Talking of Joel Meadows... he's also interviewed by Tom Spurgeon at The Comics Reporter (11 May).

* Alan Moore is appearing at Orbital Comics (148 Charing Cross Road) next Saturday, 24 May, to promote the release of a 2-disc DVD release of The Mindscape of Alan Moore. The 78-minute documentary "leads the audience through Moore's world with the writer himself as guide, beginning with his childhood background, following the evolution of his career as he transformed the comics medium, to his immersion in a magical worldview where science, spirituality and society are part of the same universe." There are a shedload of extras, including interviews with Dave Gibbons, Kev O'Neill, David Lloyd and Melinda Gebbie.

* Philip Pullman's new strip is put to the ultimate test—a 10-year-old critic—in the Independent on Sunday's piece on the new DFC subscription-only comic, bizarrely entitled "Pullman supports first new children's comic in 25 years" (18 May). Pullman was a keen reader of comics as a boy, saying recently "I was brought up on comics like the Eagle, Wizard and Beano, though not so much Dandy".

* From the 'Where Are They Now' files... Former Marvel UK editor Tim Quinn is part of the line-up for the Calderdale Festival for Young People run by the July Project, sponsored by the Halifax. According to a report in the Halifax and Calderdale Evening Courier (9 May), Quinn, now running a management company, will be appearing in sessions at the Victoria Theatre, Halifax, where he'll be teaching children how to tell stories in pictures.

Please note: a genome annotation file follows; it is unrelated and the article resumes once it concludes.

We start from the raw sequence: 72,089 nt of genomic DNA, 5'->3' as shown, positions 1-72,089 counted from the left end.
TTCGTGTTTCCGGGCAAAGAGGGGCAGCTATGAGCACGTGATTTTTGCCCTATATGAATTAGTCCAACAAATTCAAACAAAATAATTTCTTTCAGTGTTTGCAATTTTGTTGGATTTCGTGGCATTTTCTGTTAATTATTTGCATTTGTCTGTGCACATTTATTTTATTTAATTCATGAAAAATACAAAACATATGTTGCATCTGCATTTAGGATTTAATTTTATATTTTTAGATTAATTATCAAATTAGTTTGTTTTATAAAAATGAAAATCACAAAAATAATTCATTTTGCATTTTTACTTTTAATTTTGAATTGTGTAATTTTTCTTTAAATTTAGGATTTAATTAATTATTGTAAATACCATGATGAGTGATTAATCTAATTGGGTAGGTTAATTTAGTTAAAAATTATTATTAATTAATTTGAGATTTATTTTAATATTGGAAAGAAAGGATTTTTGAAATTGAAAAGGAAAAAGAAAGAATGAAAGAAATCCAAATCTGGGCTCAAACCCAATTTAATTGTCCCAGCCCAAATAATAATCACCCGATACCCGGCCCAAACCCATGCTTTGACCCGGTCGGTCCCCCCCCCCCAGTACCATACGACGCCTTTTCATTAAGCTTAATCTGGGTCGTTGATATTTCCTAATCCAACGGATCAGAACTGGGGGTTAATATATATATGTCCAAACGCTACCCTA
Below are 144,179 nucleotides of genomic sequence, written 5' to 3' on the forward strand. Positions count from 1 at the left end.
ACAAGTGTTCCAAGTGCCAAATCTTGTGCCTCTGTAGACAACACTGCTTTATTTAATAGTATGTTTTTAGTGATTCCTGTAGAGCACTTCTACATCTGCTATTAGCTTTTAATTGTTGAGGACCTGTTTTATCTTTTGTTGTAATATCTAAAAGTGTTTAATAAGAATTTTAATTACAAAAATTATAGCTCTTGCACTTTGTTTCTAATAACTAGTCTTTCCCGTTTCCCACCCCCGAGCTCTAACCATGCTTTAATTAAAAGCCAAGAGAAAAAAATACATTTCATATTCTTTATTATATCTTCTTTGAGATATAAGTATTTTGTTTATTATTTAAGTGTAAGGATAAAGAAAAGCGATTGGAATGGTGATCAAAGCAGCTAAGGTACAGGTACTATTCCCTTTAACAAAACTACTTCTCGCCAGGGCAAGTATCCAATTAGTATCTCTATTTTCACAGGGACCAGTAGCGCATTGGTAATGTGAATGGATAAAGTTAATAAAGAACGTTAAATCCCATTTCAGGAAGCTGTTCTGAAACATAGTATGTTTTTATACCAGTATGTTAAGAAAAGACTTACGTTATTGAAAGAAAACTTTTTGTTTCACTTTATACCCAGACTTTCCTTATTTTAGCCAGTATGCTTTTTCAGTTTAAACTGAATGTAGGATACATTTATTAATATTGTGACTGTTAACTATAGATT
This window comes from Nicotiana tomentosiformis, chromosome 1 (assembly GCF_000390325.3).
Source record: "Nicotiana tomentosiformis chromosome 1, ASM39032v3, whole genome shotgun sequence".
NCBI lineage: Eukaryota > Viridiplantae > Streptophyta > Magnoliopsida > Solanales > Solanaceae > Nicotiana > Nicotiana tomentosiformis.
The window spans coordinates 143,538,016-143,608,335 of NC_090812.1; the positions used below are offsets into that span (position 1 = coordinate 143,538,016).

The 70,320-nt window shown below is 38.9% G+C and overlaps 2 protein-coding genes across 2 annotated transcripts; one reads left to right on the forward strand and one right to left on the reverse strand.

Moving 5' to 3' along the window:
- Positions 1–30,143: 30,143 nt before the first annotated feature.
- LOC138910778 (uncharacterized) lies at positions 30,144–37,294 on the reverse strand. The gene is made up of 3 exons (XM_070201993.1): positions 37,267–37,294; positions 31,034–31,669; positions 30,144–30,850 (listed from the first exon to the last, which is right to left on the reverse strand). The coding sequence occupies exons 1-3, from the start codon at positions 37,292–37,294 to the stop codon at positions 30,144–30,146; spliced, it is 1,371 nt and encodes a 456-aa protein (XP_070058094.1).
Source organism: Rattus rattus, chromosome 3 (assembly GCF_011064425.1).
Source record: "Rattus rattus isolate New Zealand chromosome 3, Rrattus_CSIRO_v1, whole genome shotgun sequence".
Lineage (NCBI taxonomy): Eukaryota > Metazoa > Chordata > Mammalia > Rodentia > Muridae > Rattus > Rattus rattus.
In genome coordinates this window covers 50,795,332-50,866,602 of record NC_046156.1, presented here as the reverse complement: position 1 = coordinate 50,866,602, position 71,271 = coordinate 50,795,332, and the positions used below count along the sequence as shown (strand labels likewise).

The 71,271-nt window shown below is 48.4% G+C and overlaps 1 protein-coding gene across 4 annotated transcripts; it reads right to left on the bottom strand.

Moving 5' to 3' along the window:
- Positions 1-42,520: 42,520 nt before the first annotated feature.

* There is to be a second St. Trinian's movie following the success of the recent remake starring Rupert Everett. The latest addition to the franchise, St Trinian's: The Legend of Fritton's Gold, will be written by Piers Ashworth and Nick Martin and directed by Oliver Parker and Barnaby Thompson. (via BBC News)

* Look and Learn have posted some brief animations based on illustrations for the character Teddy Bear, drawn by William Francis Phillips in the 1960s. There are three available (via YouTube): as well as the one below you can also see Teddy in the bath and blowing soap bubbles.

* Here are the rest of the Ugenia Lavender book covers by Rian Hughes...

(* Ugenia Lavender presumably © Geri Halliwell/Rian Hughes/Macmillan. Teddy Bear animation © Look and Learn Magazine Ltd.)


  1. I too got my copy of Crikey! in the post over the weekend - possibly it's more 'for me' than it is for you. I enjoyed it and liked all the nostalgia bits, though I agree that the more serious researched bits are important and I'd like to see even more of them.